Contrast all of this with Yacktman, which significantly reduced its exposure to the Consumer Goods sector during the fourth quarter of 2008 and invested heavily in Media stocks, like  News Corporation (NWSA) and  Viacom (VIA.B), both of which were up more than 50% last year. The fund also benefited from strong performance from three of its other top 10 holdings:  Microsoft (MSFT) (up 60%), AmeriCredit (up 149%), and  Coca-Cola (KO) (up 30%). Yacktman also eliminated is stake in  Williams-Sonoma (WSM) during the third quarter of 2009, no doubt taking advantage of the more than tripling of the retailer's stock price from its lows during November of 2008.

While nowhere near as concentrated as Yacktman and Fairholme, Amana Trust Growth made a much larger commitment in the Hardware and Software sectors than either one of those funds. Amana Trust Growth's top 10 holdings at the end of 2009 included  Apple (AAPL) (up 147%),  Hewlett-Packard (HPQ) (up 43%), and  Google (GOOG) (up 102%). The fund had a sizable stake in technology-related  Amazon.com (AMZN) as well, which was up more than 160% during 2009. We also find it remarkable that the annual performance of Amana Trust Growth has closely tracked that of the Fairholme fund in each of the last four years, given that Amana Trust Growth has been running a fairly diversified, more technology-heavy portfolio, in contrast with Fairholme's more concentrated, technology-averse fund.

Top 10 Holdings of Best Performing Managers of 2009

 Star RatingSize of MoatCurrent Price ($)Price/Fair ValueNumber of FundseBay (EBAY)3Wide23.230.976BrkshrHthwy (BRK.B)4Wide3,322.950.765Pfizer (PFE)4Wide18.530.715Microsoft (MSFT)3Wide30.450.955Cisco (CSCO)3Wide24.530.945Amrcn Exprss (AXP)3Wide41.980.784Coca-Cola (KO)3Wide56.191.024CncoPhllps (COP)3Narrow52.80.934P&G (PG)5Wide60.520.794Hewlett-Packard (HPQ)3Narrow52.20.954

Stock Price and Morningstar Rating data as of 01-07-10

When taken in aggregate, the top 10 holdings for our best performing managers of 2009 had a fair amount of overlap with the top 10 holdings of all of our Ultimate Stock-Pickers, with six stocks--Berkshire Hathaway, Pfizer, Microsoft, Coca-Cola,  ConocoPhillips (COP), and  Procter & Gamble (PG)--held in common. Given the dearth of investable ideas in the top 10 holdings of our eight best performing managers, we took a deeper look at the 100-plus securities held by these funds at the end of the most recent period, and came away with nine stocks that our analysts currently believe are trading at prices where investors should consider buying them. We've not only included these stocks in the table below but have collected commentary from our analysts reflecting their current thinking on these names.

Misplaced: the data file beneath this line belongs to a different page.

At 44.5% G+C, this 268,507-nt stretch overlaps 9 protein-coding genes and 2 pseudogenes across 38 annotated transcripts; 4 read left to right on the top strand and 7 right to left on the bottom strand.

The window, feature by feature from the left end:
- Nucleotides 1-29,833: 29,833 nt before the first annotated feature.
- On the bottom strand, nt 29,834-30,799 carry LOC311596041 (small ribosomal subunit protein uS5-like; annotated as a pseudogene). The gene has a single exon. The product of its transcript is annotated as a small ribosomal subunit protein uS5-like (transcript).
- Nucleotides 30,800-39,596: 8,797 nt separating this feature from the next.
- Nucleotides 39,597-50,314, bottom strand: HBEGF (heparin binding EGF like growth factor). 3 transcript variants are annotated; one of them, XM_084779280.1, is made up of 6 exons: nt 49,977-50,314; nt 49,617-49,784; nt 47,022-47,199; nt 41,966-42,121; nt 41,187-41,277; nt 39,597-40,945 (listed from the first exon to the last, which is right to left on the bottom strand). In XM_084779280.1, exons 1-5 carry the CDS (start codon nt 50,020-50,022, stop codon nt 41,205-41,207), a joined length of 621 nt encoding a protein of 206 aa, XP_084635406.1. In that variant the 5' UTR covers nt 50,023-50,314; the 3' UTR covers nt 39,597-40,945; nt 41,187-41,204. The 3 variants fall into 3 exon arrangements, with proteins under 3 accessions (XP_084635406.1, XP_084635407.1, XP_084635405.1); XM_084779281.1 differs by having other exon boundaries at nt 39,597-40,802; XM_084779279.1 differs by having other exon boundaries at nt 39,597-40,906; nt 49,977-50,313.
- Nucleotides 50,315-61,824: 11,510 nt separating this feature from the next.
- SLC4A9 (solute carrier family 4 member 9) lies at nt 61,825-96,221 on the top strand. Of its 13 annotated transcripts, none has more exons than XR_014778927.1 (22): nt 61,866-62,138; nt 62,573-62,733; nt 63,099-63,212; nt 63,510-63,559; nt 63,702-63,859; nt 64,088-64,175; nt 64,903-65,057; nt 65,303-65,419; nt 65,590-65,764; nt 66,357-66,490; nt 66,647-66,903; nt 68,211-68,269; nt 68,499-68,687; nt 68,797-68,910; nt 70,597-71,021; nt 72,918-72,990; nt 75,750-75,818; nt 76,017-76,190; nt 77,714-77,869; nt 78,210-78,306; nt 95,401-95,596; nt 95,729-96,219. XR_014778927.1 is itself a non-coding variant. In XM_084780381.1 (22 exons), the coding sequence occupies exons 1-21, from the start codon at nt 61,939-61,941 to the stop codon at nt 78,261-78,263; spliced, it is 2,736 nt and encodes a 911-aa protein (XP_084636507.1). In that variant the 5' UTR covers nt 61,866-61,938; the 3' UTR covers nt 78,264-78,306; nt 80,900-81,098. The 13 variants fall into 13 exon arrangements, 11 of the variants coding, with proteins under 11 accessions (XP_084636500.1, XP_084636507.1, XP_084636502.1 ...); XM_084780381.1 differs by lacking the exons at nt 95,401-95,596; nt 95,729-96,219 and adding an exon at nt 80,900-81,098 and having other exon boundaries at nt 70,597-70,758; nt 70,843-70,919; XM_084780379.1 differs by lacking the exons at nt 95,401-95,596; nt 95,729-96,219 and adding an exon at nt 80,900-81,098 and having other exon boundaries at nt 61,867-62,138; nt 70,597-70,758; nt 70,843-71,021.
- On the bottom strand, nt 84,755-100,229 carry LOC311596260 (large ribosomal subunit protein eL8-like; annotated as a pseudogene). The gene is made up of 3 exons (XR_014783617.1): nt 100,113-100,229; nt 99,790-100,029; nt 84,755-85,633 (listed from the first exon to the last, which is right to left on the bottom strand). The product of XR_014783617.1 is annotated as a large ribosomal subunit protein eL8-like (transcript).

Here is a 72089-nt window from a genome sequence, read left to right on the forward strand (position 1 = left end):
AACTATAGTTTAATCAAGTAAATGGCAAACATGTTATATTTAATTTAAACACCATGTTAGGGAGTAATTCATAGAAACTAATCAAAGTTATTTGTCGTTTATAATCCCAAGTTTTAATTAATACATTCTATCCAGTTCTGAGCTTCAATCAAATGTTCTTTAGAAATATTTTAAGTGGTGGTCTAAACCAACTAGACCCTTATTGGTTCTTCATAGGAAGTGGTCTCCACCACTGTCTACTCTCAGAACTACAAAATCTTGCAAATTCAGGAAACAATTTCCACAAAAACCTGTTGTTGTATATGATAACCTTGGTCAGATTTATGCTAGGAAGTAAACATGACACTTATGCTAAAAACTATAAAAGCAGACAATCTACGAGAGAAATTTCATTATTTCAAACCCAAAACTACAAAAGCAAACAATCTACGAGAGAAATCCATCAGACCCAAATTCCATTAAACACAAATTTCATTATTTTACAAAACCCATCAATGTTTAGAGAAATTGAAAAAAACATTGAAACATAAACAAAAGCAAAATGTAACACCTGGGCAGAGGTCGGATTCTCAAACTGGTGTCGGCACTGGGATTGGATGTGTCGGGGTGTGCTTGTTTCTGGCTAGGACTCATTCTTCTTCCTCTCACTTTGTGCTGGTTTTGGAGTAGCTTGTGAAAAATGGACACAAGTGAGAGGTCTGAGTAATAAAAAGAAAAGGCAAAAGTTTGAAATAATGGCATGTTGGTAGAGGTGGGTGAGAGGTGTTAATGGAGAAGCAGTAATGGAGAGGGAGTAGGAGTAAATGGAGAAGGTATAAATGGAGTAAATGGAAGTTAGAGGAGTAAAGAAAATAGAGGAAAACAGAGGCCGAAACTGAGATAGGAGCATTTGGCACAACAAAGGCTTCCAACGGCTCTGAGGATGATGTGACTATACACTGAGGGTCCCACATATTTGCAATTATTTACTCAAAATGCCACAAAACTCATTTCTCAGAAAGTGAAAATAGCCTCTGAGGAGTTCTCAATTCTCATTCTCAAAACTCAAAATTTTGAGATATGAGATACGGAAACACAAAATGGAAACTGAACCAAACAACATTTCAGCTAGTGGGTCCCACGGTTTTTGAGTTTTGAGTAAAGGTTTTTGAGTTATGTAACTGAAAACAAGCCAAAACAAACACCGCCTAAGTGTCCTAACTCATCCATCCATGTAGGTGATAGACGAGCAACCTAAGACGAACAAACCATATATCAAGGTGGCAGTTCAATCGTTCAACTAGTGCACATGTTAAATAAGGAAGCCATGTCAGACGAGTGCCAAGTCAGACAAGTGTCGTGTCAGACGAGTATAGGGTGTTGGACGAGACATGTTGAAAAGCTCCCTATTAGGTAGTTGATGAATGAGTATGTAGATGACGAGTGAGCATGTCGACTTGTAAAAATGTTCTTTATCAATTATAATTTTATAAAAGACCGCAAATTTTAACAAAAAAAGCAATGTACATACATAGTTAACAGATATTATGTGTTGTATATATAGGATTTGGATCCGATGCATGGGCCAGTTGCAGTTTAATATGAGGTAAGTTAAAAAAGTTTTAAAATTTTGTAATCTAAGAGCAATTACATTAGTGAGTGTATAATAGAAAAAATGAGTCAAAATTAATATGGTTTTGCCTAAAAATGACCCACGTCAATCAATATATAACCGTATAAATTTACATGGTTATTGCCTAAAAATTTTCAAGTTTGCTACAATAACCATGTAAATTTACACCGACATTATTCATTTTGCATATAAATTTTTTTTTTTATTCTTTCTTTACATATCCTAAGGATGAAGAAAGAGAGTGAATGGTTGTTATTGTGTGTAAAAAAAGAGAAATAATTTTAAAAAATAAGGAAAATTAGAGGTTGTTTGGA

Nine 5-Star Stocks Among Holdings of Best Performing Managers of 2009

 Star RatingSize of MoatCurrent Price ($)Price/Fair ValueMorningstar SectorApollo Group (APOL)5Wide63.940.6BusSvcsWstrn Union (WU)5Wide19.610.7BusSvcsP&G (PG)5Wide60.520.79Consumer GoodsGenzyme (GENZ)5Wide51.130.62HlthcareWellPoint (WLP)5Narrow63.660.67HlthcareUnitedHealth (UNH)5Narrow33.010.69HlthcareNovartis (NVS)5Wide51.910.71HlthcareMonsanto (MON)5Wide85.960.7IndstMatComcast (CMCSK)5Wide16.210.7Media

Stock Price and Morningstar Rating data as of 01-07-10

 Apollo Group (APOL)
With more than 450,000 students, Apollo is the largest for-profit university in the United States. Our analyst Todd Young feels that the firm's size and scale (which is the largest in the industry), its efficient operations, price-inelastic customers, and corporate- and government-aided student financing, provide Apollo with a wide economic moat. While near-term concerns over student default rates and revenue recognition practices have suppressed the stocks of for-profit education firms, Todd believes that strong demand for post-secondary education should continue to benefit companies like Apollo longer term.

 Western Union (WU)
Our analyst Brett Horn believes that Western Union is the clear leader in an industry where size confers significant advantages. With a network of over 375,000 agents worldwide, and a marked cost advantage over its rivals, he believes that Western Union is well-positioned to come out on the back end of the global economic downturn in a stronger operating position than its peers.